Jul 17, 2014

[TV] Game of Thrones: Season 3

So I'm still playing catch-up with theses reviews of the Game of Thrones TV series and now we're finally at the third season - a particularly memorable one when you think about it. And as he go deeper and deeper into this rather epic tale of the kingdoms of Westeros and beyond, one has to consider just how much has changed.

This third season of Game of Thrones was pretty eventful and featured one of many key scenes that book fans have known about for some time and in many ways had been looking forward to seeing how it would be depicted on-screen. But at the same time I think book fans were more eager to see how TV fans would react to key events in the season.

More than any other season of the show, I think this third season really polarized the TV fan base and also drove a large social media debate about the nature of spoilers and all that fun stuff. And more than anything else, it really just shows just how powerful this piece of television is. It may not be perfect and everyone may not like it equally, but it's certainly doing something brilliant on television.

Synopsis: Game of Thrones is a fantasy drama series created David Benioff and D.B. Weiss for HBO. As is well-known by now, the TV series was based on the Song of Ice and Fire books written by George R.R. Martin. This season generally covers events found in A Storm of Swords.

After the Battle of Blackwater, the Lannisters have secured their hold on King's Landing and thus the Iron Throne. Joffrey (Jack Gleeson) is set to be married to Margaery Tyrell (Natalie Dormer), a strategic decision that brings the power of the Tyrell's to bolster the strength of the Lannisters as well. But Tyrion Lannister (Peter Dinklage) was now feeling the harsh reality of his role in the defense of the city being all but forgotten with the arrival of his father (Charles Dance), the true Hand of the King. In contrast, the Starks aren't doing too well in the war given the weakening of support from the Freys because of Robb Stark's (Richard Madden) marriage to Talisa Maegyr (Oona Chaplin).

Arya Stark (Maisie Williams) continues her journey of survival with Gendry (Joe Dempsie) and Hot Pie (Ben Hawkey) and they eventually cross paths with the Brotherhood Without Banners. Bran (Isaac Hempstead-Wright) and Rickon (Art Parkinson) continue their journey North, but now joined by the Reed siblings. Theon Greyjoy (Alfie Allen) is the tortured slave of Roose Bolton (Iwan Rheon). Jon Snow is now trying to be all undercover with the Wildlings under Mance  Rayder (Ciarán Hinds). And Daenerys Targaryen (Emilia Clark) is now trying to truly begin her journey to conquer the Seven Kingdoms.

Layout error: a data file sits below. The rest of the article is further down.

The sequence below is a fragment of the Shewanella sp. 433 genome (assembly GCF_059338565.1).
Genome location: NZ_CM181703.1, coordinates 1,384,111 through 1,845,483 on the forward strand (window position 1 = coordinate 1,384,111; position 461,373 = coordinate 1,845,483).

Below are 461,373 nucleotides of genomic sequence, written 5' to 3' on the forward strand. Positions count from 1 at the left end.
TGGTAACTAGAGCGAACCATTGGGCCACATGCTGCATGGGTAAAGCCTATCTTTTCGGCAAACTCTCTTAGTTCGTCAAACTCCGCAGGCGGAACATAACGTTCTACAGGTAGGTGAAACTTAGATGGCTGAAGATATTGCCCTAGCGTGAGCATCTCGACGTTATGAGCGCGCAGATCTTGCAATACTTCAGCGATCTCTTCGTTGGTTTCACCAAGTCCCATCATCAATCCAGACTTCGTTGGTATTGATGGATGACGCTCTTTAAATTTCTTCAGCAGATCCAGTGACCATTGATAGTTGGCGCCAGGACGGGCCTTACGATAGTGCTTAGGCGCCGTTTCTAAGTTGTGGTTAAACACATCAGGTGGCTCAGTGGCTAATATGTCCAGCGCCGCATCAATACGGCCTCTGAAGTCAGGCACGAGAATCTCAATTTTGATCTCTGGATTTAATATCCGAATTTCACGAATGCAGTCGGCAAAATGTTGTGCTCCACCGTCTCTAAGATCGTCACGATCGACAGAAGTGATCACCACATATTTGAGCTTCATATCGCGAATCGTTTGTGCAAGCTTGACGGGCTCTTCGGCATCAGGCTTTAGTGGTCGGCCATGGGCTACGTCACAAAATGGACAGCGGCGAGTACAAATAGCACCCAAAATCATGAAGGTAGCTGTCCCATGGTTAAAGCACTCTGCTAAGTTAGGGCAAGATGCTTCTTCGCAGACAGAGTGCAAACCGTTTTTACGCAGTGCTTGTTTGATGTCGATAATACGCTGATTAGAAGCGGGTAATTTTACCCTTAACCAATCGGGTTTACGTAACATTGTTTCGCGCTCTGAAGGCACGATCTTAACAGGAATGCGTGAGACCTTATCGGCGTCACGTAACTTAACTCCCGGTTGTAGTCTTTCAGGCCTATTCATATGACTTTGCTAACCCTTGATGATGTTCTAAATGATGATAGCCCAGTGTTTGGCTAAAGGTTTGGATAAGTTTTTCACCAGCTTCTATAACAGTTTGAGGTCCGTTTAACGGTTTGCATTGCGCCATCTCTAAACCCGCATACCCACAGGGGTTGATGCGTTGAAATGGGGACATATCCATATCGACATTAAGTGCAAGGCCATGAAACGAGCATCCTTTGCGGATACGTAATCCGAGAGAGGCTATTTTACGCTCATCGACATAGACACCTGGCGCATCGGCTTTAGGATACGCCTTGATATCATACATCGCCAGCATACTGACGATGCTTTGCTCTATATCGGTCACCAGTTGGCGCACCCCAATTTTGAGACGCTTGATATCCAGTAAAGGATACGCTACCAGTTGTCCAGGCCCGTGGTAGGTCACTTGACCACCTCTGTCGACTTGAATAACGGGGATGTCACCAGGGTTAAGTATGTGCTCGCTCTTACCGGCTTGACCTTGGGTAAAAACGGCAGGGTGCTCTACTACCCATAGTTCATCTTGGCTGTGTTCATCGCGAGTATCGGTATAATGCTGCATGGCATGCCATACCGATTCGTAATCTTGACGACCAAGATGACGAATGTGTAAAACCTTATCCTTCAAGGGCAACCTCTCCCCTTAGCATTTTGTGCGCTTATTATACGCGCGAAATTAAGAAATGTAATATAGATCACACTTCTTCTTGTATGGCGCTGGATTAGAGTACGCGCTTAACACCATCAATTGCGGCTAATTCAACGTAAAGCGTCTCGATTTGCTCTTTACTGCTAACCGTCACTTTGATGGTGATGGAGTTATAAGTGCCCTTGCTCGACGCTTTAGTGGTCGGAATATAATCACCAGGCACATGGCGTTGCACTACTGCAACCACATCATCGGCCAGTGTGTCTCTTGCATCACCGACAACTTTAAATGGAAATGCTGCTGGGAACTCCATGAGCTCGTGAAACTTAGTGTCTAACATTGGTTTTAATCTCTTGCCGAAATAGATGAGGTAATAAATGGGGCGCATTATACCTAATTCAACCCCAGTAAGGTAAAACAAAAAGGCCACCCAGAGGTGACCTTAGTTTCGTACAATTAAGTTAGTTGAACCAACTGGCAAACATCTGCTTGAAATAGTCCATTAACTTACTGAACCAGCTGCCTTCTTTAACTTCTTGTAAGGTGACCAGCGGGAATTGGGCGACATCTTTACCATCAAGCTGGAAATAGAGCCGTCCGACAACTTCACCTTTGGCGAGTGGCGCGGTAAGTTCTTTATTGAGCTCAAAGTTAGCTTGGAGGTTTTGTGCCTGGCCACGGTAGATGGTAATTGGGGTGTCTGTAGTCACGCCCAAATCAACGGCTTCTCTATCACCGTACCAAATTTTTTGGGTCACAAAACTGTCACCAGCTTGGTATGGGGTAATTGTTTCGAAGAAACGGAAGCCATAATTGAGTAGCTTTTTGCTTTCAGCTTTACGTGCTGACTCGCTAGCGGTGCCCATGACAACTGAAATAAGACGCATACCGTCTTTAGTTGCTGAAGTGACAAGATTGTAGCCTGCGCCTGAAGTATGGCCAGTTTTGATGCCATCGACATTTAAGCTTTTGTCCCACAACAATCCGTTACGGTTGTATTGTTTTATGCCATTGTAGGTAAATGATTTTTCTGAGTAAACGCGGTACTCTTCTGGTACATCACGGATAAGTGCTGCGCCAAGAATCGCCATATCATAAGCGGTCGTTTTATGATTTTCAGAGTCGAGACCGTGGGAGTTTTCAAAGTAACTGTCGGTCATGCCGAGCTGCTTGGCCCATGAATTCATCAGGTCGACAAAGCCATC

Okay, I know that seems like a very sloppy synopsis up there. Plus it's not even complete since there are other side-plots of relative importance. But the basic message is this - the focus of this season is pretty much the core conflict in Westeros between the Lannisters and the Starks. And while there are still important things happening beyond the Wall or even across the Narrow Sea, but in the end it's about the rather public war between those two houses. And yes, things will be generally resolved in that regard within this one season.

The other bits are still relevant enough, but they understandably take a bit of a backseat compared to the primary narrative focus of things. Yes we love Arya and her continued growth into a very strong albeit sometimes scary character. Yes, we're looking forward to seeing Daenerys eventually come into her own and become a true contender when it comes to vying for control of Westeros. But we can't give everyone equal focus and some people even have trouble with all the names. So in order to survive this season, I advise you continue to keep tabs on the Lannisters and the Starks more than anyone else.

I want to cite Michelle Fairley's performance in this season as Catelyn Stark. Her character has truly gone through a lot with the death of her husband in the first season and the belief that her two youngest sons were dead as well. With little to no information on her daughters, she strikes a bargain with Jaime Lannister (Nikolaj Coster-Waldau) and frees him in the hopes that he'll bring her daughters back to her - an oath that is shared with Brienne of Tarth (Gwendoline Christie), another great example of a character brought to life beautifully through brilliant acting.

Versus all other seasons thus far, I feel that this third season did a tremendous job of really moving the whole narrative forward more than anything else. Sure, in other seasons a lot of stuff certainly happened, but it was this third season that felt like it had the most focus and it really wanted to make sure that the characters got to somewhere meaningful. And by the end of the season, I'm sure you'll feel (or felt if you've already seen it) that feeling of stunned silence as you take in all the shifts in the status quo.

And I suppose it helps a lot that we have so much emotional resonance with more of the characters by now. Sure, folks have been dying in every season but the traditional television narrative flow has taught us to invest in certain lead characters and want to see them succeed. This season truly capitalized on the shared emotional investment of the audience and it certainly cashed in. And it was a great way to make the most of what they had in terms of the fan base, quite frankly.

The third season of Game of Thrones is a marvel in itself and one that you cannot venture into without the right sense of focus or the steeling of your heart. You know that this show is pretty liberal in terms of deaths and you need to remember that, well, All Men Must Die. Thus the season gets a solid 5 wonderful bonding moments between Jaime and Brienne out of a possible 5.

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